Myspace was special. The dawn of social media as the pillar of online connection can be traced back to Thomas Anderson and the website he co-founded in August 2003. One day there will be a documentary on how the platform changed society and all the people who fostered long-term friendships through the site. Two individuals who should be recognized are Cameron Thomaz and Shante Franklin, better known to the wider world as popular rap artists Wiz Khalifa and Curren$y.
An opportunity to communicate is what Myspace provided the pair. It was one of the few ways a young rapper raised in Pittsburgh could connect with a seasoned spitter who hailed from New Orleans. One message led to the two kindred stoner spirits together in a Louisiana studio. The end result was a 15-track mixtape of original songs called How Fly, released to the internet for free in August 2009.
This is a story of an old internet, a time unlike today, and the classic project that delivered the blueprint of cool to a young generation migrating toward blogs for their music, fashion, and lifestyle choices.
How Fly placed Wiz and Curren$y in the conversation alongside all the other burgeoning leaders of the new cool. Now, 10 years later, one week after How Fly was reissued for release to digital streaming providers, the duo returns with a joint album titled 2009. For the past decade, they have collaborated frequently—a brotherhood kinship—but 2009 is their first full-length return. Expectations are high, no pun.
In usual 1-Listen album review fashion, the rules are the same: no skipping, no fast-forwarding, no rewinding, and no stopping.
1. "Garage Talk"
Oh! Out the gate with a dirty, funk-filled drum loop. This will sound disgusting when played from a good pair of speakers. Khalifa beginning the show. This is the Wiz that I look forward to appearing alongside Spitta. A very poised flow with the smooth big talk. Who is this speaking on the interlude? He introduced Curren$y. Nice transition. Whoever produced this record gave the duo a heat rock that could melt adamantium. [Editor's Note: "Garage Talk" is produced by Dame Grease.] Both are floating. Spitta mentioned his son, wow, I can’t believe the coolest rap uncle since Snoop is now a father. Strong intro. I’m excited for what's come.
2. "10 Piece"
“I don’t watch soccer but I like the jerseys.” Spitta is right, the jerseys are nice. The sound for this album is wavy enough to bring tears to Max B’s eyes. Ha, the brag about the crack phone was nice. Wiz! This flow! He’s walking on clouds. This is like watching a stallion gallop around a race track with a robust eloquence. Man, it’s good to hear Wiz sound so alive. That verse was nostalgic of 10 years ago. The hook isn’t crazy but these verses are both worth a rewind.
3. “Benz Boys” ft. Ty Dolla $ign
Slow build up. Dolla $ign! Is this his first sighting of 2019? He was moving like a man with shadow clones last year. There’s something nostalgic about this one, the kind of song you would hear years ago. It’s that feeling of seeing a throwback jersey in modern time. Wish this one had a bit more life in the production. It’s very smooth but pulls down the energy that jump-started the album. Still, not a bad song. The verses are both good. “We a bunch of rich niggas and our kids will be cousins.” I’m here for all generational wealth brags. Spitta back for round two. He’s been in a nice mode since Fetti, maintaining the potency that made him captivating during the early blog era. The beat could’ve been more electric, but I like these three together.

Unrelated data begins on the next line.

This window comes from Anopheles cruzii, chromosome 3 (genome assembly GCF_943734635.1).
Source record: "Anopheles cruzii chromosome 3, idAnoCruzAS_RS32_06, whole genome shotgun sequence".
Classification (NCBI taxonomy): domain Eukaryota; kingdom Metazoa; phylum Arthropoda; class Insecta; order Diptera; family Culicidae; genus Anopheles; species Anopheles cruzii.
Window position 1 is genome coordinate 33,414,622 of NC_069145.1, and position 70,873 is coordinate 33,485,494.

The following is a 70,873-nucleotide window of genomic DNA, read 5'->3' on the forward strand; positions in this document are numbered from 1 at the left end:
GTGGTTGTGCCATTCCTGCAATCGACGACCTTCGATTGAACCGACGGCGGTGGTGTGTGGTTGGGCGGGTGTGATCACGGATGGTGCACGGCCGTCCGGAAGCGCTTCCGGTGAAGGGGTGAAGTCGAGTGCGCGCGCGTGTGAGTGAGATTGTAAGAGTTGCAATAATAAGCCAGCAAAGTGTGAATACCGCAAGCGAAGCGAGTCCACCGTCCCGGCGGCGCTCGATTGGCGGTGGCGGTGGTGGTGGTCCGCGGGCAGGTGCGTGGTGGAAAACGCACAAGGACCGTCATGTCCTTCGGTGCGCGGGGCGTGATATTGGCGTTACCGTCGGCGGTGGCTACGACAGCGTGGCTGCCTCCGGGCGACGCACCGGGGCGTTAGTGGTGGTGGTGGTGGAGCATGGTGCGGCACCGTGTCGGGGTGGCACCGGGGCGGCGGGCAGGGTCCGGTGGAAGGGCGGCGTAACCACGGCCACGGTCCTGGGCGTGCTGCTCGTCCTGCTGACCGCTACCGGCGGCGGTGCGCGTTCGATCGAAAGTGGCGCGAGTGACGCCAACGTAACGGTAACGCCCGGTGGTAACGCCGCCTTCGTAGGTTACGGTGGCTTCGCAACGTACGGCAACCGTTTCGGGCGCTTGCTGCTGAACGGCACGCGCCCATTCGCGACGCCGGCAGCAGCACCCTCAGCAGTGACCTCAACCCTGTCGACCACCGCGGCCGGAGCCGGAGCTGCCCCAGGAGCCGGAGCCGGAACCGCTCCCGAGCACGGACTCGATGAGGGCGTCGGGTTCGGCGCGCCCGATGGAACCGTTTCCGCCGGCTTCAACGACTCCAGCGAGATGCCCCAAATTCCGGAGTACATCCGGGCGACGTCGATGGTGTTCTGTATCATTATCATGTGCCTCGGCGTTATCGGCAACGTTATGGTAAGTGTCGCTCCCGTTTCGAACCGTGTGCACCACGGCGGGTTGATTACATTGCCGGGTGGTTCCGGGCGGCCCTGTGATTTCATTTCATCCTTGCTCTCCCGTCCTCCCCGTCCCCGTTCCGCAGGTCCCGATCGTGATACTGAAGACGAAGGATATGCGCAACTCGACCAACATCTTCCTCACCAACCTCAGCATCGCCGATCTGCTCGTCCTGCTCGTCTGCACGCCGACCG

4. "The Life"
Gorgeous keys and Curren$y’s vivid imagery is a great combination. He went from buying lowriders to rapping like one rolling down the highway during a warm summer afternoon. Wiz and Spitta sharing hook duties. Braggadocious. Wiz rapping with his chest out. It’s pretty standard Wiz subject matter, but he’s saying it all with the conviction of a man who is living large. I’m convinced. Hook could’ve been a bit punchier, but enjoyable overall. Top flight wavy music.
5. "Find A Way"
This is a musical cloud. Hearing a soulful loop back there. How Fly had some great samples. Yep, Cardo made a beat soothing as a spa date. Not a bad Wiz performance. Spitta entered with big dog talk. Wiz sounds good, but this beat was made for Pilot Talk era Curren$y. He is walking over an elegant canvas the way a man struts around his man cave when his team scores a touchdown. “Don’t you dare call this a part two,” heard you, sir. Wiz came back for round two. The back and forth is nice. “Find A Way” feels like a legacy statement, the two know that 10 years ago they did something that carried influence through the game. A keeper.
Production has been refreshing as a freshly squeezed cup of orange juice. “Eastside” is smooth as a Hot Wheel speeding across a playset. Curre$y hasn’t phoned in a single verse. The same can be said about Wiz. If anything, sharing the same space has encouraged the two to really put their best foot forward. “Worldwide they know our names.” This is another good record, very solid all the way through. So far, no skips.
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7. "From The Start"
We're getting groovy. “This that pink Polo Ye flow,” okay, Spitta. Love the “Through The Wire” reference. Man, he ate mushrooms and watched Scarface, that sounds like a paranoia diet. No way should that be recommended. Loving this one thus far. Nice vocalist on the hook. This is very wavy. Sounds like money. It's taking me back to the days of How Fly. The nostalgic flashback new music can give is a nice experience. Wiz with a nice follow-up. “From The Start” can be expended for another five minutes and I wouldn’t mind. Rewind worthy.